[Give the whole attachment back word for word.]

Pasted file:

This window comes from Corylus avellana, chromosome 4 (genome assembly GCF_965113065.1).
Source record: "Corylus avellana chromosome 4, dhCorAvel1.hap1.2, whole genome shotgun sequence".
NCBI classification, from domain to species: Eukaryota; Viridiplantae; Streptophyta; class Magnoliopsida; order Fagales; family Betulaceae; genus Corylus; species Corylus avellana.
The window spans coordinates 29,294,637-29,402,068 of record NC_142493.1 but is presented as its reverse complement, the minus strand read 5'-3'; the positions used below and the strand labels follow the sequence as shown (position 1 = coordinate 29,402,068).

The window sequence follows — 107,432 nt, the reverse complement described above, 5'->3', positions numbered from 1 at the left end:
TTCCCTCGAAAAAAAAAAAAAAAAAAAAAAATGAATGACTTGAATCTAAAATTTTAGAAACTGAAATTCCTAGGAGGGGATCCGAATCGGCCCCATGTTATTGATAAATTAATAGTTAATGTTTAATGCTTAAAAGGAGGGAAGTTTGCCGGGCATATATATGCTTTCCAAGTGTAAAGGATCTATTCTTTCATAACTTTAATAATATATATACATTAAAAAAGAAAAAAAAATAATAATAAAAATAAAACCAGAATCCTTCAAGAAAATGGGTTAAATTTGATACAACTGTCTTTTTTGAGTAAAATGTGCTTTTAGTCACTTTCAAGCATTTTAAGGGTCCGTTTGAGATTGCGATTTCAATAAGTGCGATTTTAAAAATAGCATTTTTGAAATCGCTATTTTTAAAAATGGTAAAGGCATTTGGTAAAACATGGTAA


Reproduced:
This window comes from Corylus avellana, chromosome 4 (genome assembly GCF_965113065.1).
Source record: "Corylus avellana chromosome 4, dhCorAvel1.hap1.2, whole genome shotgun sequence".
NCBI classification, from domain to species: Eukaryota; Viridiplantae; Streptophyta; class Magnoliopsida; order Fagales; family Betulaceae; genus Corylus; species Corylus avellana.
The window spans coordinates 29,294,637-29,402,068 of record NC_142493.1 but is presented as its reverse complement, the minus strand read 5'-3'; the positions used below and the strand labels follow the sequence as shown (position 1 = coordinate 29,402,068).

The window sequence follows — 107,432 nt, the reverse complement described above, 5'->3', positions numbered from 1 at the left end:
TTCCCTCGAAAAAAAAAAAAAAAAAAAAAAATGAATGACTTGAATCTAAAATTTTAGAAACTGAAATTCCTAGGAGGGGATCCGAATCGGCCCCATGTTATTGATAAATTAATAGTTAATGTTTAATGCTTAAAAGGAGGGAAGTTTGCCGGGCATATATATGCTTTCCAAGTGTAAAGGATCTATTCTTTCATAACTTTAATAATATATATACATTAAAAAAGAAAAAAAAATAATAATAAAAATAAAACCAGAATCCTTCAAGAAAATGGGTTAAATTTGATACAACTGTCTTTTTTGAGTAAAATGTGCTTTTAGTCACTTTCAAGCATTTTAAGGGTCCGTTTGAGATTGCGATTTCAATAAGTGCGATTTTAAAAATAGCATTTTTGAAATCGCTATTTTTAAAAATGGTAAAGGCATTTGGTAAAACATGGTAA